Dryer Vent Cleaning: How to Do It Yourself
Cleaning your dryer vent at least once a year is one of the most critical home maintenance tasks. No, cleaning it annually is not overkill, and we’ve three reasons why:
- Dirty dryer vents are the leading cause of house fires in the US.
- Clogged ducts prevent the dryer from venting the steam from drying clothes, leaving you with still-damp clothes when the cycle finishes.
- By making your dryer work longer and harder to dry clothes, the issue will lead to higher electrical bills, mechanical issues and expensive breakdowns.
Any of the above is reason enough to perform the recommended annual dryer vent cleaning, so we’ll take it for granted that you’re now convinced. While you can call a dryer vent cleaning company (a service we provide for the Omaha, Des Moines, and Lincoln metro areas), it is possible to accomplish yourself with the right tools.
Signs It’s Time to Clean Your Dryer Vent
- Dryer taking longer than usual to complete a cycle
- Clothes are too hot to handle afterward
- A burning smell in or around your laundry area
- The top of the dryer is hot to the touch
- Clothes shrinking more than usual
- It’s been a year since it was last cleaned
Unfortunately, the LintAlert safety alarm has been discontinued, so you will have to rely on these signs to determine when it’s time to clean.
The Tools You’ll Need
To clean a dryer vent, you’ll need a dryer vent cleaning kit, which won’t set you back much. Don’t sweat the differences between kits, they all work the same way: a brush with flexible extension rods, which can either be used by hand or attached to a drill for a more thorough cleaning.
Other tools you’ll need include:
- Shop Vacuum
- Safety Gloves
- Dust Mask
- Drill (optional)
For folks in Omaha, we sell dryer vent cleaning kits through our online parts store or at our physical parts counter, located at 830 S 75th St, Omaha, NE 68114 (hours: Monday – Friday, 8:00 am – 5:00 pm).
The Steps to Cleaning a Dryer Vent
First determine if you will be cleaning the vent from outside or inside your house. If the vent is hard to access outside (say, it’s high up), we recommend you clean from inside your house.
Getting Set Up
- Unplug your dryer. If you have a gas dryer, also turn the gas supply valve to the off position.
- Move the dryer away from the wall. You’ll need about one foot of room.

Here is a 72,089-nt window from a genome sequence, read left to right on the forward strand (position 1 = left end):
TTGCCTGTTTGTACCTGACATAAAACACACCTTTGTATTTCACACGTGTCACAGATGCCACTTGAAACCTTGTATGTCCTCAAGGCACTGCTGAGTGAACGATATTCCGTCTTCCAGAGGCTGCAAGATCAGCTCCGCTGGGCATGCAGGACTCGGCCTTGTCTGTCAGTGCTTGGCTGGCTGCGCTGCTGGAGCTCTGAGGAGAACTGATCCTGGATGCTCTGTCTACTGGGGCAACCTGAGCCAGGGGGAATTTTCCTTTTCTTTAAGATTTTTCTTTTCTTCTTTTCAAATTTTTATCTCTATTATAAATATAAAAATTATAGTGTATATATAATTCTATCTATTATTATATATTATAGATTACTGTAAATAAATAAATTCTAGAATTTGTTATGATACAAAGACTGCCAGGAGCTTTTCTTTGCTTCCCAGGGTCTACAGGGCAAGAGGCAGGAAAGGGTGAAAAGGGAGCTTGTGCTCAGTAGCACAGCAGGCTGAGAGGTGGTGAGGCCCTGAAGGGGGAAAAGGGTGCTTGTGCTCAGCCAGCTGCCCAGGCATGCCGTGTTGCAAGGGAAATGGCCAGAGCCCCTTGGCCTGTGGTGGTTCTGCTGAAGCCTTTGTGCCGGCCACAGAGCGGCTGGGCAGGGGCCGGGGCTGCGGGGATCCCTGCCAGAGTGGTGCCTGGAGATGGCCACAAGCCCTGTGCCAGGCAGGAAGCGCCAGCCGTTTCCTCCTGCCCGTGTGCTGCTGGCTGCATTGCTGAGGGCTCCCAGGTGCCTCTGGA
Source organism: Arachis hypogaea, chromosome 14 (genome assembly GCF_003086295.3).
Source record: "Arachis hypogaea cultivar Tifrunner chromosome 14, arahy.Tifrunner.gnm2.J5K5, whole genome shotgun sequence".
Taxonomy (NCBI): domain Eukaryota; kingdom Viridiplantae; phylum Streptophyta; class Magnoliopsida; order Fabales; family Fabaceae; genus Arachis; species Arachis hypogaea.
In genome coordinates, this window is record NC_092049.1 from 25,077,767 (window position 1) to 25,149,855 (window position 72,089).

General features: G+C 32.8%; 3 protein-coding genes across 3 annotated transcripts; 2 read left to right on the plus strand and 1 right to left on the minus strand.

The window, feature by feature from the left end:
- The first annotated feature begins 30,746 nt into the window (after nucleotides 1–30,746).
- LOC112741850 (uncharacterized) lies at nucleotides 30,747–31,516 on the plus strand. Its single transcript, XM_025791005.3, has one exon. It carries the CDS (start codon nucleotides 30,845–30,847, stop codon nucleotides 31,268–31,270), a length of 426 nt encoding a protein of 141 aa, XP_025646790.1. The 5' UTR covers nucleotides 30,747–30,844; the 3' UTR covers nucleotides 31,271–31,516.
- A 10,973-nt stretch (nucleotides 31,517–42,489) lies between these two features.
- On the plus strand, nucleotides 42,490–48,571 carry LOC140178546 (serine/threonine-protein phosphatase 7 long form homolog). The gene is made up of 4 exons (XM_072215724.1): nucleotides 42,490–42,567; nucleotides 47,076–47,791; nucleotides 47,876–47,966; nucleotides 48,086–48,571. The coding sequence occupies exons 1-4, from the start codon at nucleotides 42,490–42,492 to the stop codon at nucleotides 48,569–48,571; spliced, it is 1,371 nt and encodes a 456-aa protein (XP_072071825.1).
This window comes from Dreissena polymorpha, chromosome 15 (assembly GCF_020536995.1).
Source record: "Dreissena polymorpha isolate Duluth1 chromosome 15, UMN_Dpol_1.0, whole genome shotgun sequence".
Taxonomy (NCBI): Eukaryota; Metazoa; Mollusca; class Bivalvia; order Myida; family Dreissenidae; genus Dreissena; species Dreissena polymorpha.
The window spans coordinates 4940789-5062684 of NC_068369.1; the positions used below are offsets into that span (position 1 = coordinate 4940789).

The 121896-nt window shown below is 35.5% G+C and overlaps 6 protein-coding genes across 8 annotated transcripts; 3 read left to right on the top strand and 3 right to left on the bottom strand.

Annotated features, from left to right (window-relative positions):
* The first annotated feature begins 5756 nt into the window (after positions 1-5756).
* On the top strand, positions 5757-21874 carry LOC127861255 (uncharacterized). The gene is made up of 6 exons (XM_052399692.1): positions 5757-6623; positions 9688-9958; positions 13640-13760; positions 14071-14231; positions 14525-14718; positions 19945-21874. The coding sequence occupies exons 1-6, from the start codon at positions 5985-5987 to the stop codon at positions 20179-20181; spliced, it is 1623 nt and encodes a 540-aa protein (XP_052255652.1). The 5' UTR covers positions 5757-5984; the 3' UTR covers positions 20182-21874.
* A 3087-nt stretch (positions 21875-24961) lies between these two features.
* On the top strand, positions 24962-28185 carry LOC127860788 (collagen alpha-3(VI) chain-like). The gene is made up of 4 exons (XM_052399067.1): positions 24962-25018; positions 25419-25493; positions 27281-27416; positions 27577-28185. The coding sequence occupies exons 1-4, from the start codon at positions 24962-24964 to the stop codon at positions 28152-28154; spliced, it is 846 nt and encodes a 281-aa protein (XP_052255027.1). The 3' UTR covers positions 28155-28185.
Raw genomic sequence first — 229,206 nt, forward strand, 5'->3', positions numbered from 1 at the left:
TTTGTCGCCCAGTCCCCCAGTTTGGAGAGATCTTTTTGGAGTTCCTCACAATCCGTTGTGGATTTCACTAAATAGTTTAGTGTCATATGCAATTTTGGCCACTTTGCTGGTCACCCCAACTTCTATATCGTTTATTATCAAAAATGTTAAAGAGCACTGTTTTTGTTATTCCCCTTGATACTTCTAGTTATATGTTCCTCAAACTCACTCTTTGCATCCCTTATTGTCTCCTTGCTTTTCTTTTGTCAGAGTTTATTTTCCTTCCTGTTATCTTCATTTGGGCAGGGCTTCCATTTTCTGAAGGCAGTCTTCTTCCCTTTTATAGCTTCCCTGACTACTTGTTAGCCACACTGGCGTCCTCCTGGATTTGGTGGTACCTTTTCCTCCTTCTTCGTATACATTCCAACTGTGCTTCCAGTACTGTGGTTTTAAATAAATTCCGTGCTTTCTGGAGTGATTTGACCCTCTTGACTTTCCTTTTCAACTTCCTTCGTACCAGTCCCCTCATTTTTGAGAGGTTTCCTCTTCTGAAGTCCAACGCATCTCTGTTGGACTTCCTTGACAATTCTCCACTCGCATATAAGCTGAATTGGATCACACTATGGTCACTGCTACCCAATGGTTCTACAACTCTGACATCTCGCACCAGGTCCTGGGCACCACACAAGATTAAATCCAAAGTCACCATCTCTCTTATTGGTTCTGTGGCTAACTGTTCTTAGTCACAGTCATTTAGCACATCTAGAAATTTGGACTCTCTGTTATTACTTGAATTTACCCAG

- Put on your safety gloves and dust mask.
- Disconnect the vent from the back of the dryer (you may need to loosen a screw or two first).
- Remove lint from the back of the dryer (here’s where the safety gloves will come in handy to protect you from sharp edges).
- If possible, remove the exterior vent cover as well.
Cleaning the Dryer Vent
- Attach the brush from your dryer kit to the end of one to the flexible rods, then insert the brush into the dryer vent duct.
- Attach the other end of the flexible rod to your power drill.
- Turn on your shop vac and keep the hose near the entrance of the duct, then turn on your drill in the forward position (to keep the rods from unscrewing).
- Move the drill in and out of the vent, but do not fully remove the brush from the vent while the drill is on. Do this a few times. Make sure to only run the drill in the indicated direction, and do not reverse the drill as this may cause the vent cleaning rods to separate inside your venting, which can be costly and difficult to remove.
- With the rod fully inserted into the dryer duct, turn off the drill and vacuum, remove the drill and connect another rod. If you want, you can use electrical tape to secure the connection point between the two rods.
- Attach the drill and repeat steps 4 and 5 until the dryer vent is fully clean.
The Final Steps
- Connect the dryer vent back to the clothes dryer and secure it in place.
- Turn the dryer on and run for a few minutes. This will help push loose dust and lint out of the duct. Then turn off the dryer.
And that’s it! You’re done.
Ways to Slow Down Lint Buildup
Lint buildup is inevitable, but there are steps you can take to ensure you really only have to clean the dryer vent once a year (and not more often).
- Flexible vent materials made of plastic and aluminum can still start fires, but they also feature ridges that easily catch lint. Upgrade to hard or semi–rigid piping to reduce the speed of buildup (and reduce the likelihood of a fire).
- Throw away your dryer sheets and switch to a liquid fabric softener. Dryer sheets create a lot of lint and are not good longterm for your dryer.
Live in Omaha, Lincoln or Des Moines? Want more help getting your dryer vent cleaned? Contact us today to schedule your annual dryer vent cleaning.